Does atheism lead to nihilism?

by Neil Rickert

The recent book

by John Loftus and Randal Rauser, has been made available as a free kindle book for one day.  I guess that is intended as a way of promoting the book.  And I guess that works, since here I am making a blog post that will help to promote the book.

I have not read the entire book so I won’t call this post a review, though I am categorizing it in “reviews”.

The book consists of 20 chapters, each covering a question that is supposed to be an issue between the religious and the non religious. For each chapter, John Loftus presents an atheists viewpoint on the question while Randal Rauser presents a theist’s viewpoint.  It will be no surprise to readers of this blog, that I tended to side with John Loftus in these debates.

I started with chapter 1, and this post is mainly about that chapter.

Does meaning come from God?

One of the claims of theists is that, without God, life is meaningless.  That is the topic of the first chapter of “God or Godless.”  I have heard this argument many times.  I have participated in the argument in Internet forums.  It has always seemed a silly argument.  Of course we have meaning and purpose in our lives, and that does not depend on whether we are adherents to a religion.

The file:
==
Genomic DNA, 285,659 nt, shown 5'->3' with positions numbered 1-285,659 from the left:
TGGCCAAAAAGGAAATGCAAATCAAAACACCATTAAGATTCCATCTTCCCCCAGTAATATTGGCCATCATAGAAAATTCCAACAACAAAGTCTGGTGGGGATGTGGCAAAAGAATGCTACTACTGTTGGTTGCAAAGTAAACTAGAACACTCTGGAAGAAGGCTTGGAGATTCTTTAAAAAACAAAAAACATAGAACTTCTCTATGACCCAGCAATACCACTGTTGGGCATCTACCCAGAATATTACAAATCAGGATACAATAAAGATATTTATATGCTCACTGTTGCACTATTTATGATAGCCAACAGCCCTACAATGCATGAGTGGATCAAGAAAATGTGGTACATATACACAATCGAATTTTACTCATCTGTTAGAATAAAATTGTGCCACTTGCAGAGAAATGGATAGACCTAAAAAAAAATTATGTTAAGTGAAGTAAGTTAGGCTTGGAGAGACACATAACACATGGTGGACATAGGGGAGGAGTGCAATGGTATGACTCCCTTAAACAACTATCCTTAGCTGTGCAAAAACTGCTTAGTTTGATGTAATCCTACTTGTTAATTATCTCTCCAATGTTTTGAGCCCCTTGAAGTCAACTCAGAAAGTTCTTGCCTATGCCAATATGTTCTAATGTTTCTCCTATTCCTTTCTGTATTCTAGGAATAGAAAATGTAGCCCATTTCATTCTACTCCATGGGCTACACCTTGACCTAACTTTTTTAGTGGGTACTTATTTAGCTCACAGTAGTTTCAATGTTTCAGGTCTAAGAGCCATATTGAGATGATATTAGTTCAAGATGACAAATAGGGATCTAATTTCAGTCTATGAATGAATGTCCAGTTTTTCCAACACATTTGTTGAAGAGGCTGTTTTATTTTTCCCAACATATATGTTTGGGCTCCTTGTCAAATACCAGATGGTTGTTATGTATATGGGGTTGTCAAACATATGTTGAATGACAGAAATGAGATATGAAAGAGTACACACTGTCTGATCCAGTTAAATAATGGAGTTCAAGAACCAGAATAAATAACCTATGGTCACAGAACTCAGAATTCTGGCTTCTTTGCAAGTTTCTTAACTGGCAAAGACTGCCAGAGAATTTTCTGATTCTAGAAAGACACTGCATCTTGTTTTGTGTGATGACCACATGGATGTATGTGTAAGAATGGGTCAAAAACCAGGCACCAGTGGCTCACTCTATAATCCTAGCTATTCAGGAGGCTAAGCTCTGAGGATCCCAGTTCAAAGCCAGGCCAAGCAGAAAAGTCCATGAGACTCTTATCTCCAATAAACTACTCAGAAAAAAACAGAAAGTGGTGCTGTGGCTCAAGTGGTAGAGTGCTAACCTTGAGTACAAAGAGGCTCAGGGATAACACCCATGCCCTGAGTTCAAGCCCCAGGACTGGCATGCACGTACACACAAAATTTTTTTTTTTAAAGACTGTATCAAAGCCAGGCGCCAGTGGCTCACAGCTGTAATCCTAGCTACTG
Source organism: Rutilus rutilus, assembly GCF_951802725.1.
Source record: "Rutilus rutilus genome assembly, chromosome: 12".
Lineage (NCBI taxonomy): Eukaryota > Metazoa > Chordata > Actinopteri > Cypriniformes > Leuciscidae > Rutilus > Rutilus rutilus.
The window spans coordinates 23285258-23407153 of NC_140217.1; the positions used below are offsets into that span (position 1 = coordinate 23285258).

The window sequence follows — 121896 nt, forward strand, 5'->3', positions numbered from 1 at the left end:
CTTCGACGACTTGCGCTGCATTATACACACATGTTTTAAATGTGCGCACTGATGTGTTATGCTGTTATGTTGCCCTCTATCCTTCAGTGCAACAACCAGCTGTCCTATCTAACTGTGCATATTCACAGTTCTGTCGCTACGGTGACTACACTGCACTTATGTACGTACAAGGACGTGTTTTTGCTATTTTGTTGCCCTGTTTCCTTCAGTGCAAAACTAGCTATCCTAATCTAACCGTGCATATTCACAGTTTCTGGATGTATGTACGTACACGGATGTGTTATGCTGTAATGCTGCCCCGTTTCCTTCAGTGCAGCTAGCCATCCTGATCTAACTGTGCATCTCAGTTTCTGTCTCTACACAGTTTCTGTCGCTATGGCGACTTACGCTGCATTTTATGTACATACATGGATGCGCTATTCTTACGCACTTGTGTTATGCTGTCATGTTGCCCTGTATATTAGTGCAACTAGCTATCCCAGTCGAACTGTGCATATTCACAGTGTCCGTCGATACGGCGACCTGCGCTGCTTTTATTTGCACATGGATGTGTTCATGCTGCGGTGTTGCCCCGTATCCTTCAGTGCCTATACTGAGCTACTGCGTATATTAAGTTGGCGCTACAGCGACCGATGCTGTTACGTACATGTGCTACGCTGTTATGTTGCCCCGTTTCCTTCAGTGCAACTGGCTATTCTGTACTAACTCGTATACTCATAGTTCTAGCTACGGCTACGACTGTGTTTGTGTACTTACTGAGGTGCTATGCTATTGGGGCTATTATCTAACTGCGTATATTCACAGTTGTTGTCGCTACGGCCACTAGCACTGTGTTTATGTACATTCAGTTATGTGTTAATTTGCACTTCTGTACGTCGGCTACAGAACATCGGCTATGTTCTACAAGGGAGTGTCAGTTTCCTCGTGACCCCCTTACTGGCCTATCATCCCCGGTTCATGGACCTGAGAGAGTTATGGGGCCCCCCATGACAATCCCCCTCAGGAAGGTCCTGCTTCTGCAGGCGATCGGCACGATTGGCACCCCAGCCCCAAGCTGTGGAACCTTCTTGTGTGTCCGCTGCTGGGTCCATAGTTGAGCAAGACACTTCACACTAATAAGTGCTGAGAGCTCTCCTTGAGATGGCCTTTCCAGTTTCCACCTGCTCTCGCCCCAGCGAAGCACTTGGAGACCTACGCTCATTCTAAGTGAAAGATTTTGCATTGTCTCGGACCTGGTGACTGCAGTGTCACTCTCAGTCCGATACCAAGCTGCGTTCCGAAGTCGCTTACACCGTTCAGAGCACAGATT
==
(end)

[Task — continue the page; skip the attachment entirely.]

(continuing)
I expected that I would find this chapter to be a rehash of the many arguments that I have previously encountered on the issue.  However, to my surprise, I found the discussion refreshing.

Randal Rauser opens the discussion by making his argument for the importance of God.  He illustrates this with the example of go-go boots designed for a purpose, which he compares with a rock which is just there but has  no designed purpose.  It is this use of illustrations that helps enliven the discussion.

John Loftus responds by arguing that meaning and purpose come from within, not from a designer/creator.  He illustrates this by looking at a bunch of people locked in a house for a purpose which they do not know.  He then describes how the people make the best of their circumstances and develop their own purpose and meaning for their lives.

This opening discussion is followed by a rebuttal argument by each author, and then by final summary comments by each author.  I won’t go through the details of the arguments.  That’s for you, if you decide to read this book.

My assessment

After reading this chapter, I have a better understanding of the theist’s view, or at least of the version of the theist’s view that is presented.  I did not find it at all persuasive, but at least the theist’s claims no longer look quite as absurd as they had previously seemed.

I came away from the discussion wondering whether nihilism (or lack of meaning) is really more of a problem for theists than for atheists.  Perhaps they have to invent a God to convince themselves that their own lives are meaningful.  And I began to realize that the reason I was always filled with doubt back when I was engaged with religion, was because I was already leading a life that was filled with a meaning that was independent of any deity.

You won’t find a discussion of the particulars of that assessment in the chapter.  But you might find that the book stimulates your thoughts so as to lead you to your own interesting assessment of the positions argued.

Summary